A Kicking specialist or kick specialist and sometimes referred to a "kicker", especially when referring to a placekicker, is a player on American football and Canadian football special teams who performs punts, kickoffs, field goals and/or point after touchdowns. The special teams counterpart of a kicking specialist is a return specialist.
Kicking specialists were exceptionally rare until the 1940s; for most of the history of American football, teams relied upon players who played another position to kick and punt. The first kicking specialist in the National Football League was most likely Mose Kelsch, a former sandlot football kicker who was on the inaugural roster of what became the Pittsburgh Steelers in 1933 and 1934. Even after the one-platoon system was phased out in the 1940s, kicking specialists remained uncommon. The introduction of the soccer style of placekicking in the late 1960s coincided with the rapid rise of kicking specialists. Danny White of the Dallas Cowboys was the last non-specialist kicker in the NFL, serving as a punter in addition to his quarterback duties until 1985.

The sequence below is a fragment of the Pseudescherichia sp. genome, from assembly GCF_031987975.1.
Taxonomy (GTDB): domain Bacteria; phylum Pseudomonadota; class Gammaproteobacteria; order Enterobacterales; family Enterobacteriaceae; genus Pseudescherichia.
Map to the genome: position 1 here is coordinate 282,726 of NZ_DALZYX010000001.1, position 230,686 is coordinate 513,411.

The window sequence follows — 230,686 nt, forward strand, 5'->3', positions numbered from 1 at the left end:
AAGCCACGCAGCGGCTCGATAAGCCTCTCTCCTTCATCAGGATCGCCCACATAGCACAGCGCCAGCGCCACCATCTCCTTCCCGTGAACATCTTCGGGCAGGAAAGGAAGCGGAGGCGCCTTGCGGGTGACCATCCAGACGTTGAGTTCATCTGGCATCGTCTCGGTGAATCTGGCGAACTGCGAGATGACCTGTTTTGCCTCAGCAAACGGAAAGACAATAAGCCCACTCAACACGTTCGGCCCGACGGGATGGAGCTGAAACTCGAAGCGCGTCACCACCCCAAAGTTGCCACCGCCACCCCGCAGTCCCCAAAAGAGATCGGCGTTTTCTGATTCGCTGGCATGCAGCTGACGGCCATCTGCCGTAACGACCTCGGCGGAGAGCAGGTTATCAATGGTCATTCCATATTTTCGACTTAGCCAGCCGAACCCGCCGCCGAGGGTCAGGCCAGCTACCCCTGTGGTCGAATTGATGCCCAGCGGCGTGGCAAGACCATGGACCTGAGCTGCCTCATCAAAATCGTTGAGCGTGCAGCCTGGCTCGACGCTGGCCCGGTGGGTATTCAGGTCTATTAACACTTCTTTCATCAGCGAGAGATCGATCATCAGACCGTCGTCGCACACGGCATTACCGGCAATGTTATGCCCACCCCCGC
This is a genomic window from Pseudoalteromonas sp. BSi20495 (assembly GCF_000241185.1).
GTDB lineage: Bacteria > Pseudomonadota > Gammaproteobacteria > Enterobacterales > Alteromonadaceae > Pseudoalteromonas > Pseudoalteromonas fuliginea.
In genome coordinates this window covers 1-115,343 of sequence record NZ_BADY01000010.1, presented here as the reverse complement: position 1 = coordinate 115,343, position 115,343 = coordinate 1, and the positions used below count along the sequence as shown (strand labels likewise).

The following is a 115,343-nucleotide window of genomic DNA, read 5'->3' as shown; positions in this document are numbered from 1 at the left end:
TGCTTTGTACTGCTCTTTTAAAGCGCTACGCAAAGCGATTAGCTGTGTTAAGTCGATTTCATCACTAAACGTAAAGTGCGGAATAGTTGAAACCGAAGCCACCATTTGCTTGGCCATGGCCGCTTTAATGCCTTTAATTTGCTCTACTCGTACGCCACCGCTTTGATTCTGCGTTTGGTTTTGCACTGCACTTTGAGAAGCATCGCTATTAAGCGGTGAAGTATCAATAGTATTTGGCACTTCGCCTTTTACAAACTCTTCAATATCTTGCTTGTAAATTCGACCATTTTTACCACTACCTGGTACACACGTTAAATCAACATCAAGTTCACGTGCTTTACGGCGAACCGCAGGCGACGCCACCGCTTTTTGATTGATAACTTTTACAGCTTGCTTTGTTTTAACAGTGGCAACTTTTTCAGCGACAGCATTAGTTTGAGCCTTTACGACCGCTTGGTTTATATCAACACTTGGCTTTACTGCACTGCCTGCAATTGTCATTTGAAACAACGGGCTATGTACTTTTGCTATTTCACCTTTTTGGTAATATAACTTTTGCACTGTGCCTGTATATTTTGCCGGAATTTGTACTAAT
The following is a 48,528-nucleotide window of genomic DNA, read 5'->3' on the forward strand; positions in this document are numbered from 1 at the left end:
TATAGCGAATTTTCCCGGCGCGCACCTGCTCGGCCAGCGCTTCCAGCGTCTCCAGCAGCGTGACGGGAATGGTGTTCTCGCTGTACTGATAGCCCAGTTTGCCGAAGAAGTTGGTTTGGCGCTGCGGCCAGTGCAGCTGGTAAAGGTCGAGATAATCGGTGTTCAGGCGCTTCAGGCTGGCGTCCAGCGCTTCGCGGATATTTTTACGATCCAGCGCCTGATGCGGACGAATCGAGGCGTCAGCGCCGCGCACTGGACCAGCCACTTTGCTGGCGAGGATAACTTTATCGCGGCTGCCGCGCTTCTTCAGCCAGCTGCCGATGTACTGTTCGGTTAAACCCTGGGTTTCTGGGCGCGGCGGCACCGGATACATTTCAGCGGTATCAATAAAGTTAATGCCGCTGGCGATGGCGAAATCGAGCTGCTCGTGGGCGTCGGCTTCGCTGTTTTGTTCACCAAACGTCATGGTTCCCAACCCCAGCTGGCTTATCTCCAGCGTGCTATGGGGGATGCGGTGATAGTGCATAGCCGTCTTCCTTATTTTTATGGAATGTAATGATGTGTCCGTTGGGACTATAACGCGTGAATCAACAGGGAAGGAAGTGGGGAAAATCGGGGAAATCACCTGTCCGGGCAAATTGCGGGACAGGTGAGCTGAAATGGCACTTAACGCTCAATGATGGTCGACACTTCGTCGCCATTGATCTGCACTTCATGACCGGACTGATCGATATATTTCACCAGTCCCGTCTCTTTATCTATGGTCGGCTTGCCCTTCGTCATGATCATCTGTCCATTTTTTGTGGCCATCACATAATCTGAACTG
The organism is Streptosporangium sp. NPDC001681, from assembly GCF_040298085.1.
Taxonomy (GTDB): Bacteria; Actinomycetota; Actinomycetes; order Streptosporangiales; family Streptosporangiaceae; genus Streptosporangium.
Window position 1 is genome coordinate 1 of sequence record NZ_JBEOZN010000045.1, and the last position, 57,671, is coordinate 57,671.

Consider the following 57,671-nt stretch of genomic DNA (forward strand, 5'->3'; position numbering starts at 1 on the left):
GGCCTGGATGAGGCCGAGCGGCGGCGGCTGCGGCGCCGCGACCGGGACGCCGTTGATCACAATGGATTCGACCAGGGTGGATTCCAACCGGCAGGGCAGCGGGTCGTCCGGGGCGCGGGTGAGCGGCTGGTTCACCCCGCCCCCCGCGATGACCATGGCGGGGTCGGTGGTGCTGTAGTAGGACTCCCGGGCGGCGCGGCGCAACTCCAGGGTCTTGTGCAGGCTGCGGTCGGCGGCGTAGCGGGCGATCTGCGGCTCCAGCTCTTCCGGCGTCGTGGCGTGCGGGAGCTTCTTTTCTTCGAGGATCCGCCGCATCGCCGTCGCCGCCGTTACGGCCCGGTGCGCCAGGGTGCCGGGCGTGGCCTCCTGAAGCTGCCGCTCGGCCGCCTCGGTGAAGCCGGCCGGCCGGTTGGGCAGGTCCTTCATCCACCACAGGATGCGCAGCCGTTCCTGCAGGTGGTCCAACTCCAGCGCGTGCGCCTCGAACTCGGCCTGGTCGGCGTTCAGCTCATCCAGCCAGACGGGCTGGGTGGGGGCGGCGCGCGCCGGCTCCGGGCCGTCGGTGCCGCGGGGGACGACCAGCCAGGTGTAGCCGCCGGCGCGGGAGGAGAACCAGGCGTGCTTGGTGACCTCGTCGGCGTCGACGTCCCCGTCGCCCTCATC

|Positions in American football and Canadian football|
|Offense (Skill position)||Defense||Special teams|
|Linemen||Guard, Tackle, Center||Linemen||Tackle, End||Kicking players||Placekicker, Punter, Kickoff specialist|
|Quarterback (Dual-threat, Game manager, System)||Linebacker||Snapping||Long snapper, Holder|
|Backs||Halfback/Tailback (Triple-threat), Fullback, H-back, Wingback||Backs||Cornerback, Safety, Halfback, Nickelback, Dimeback||Returning||Punt returner, Kick returner, Jammer, Upman|
|Receivers||Wide receiver (Eligible), Tight end, Slotback, End||Tackling||Gunner, Upback, Utility|
|Formations (List) — Nomenclature — Strategy|
|This American football–related article is a stub. You can help Wikipedia by expanding it.|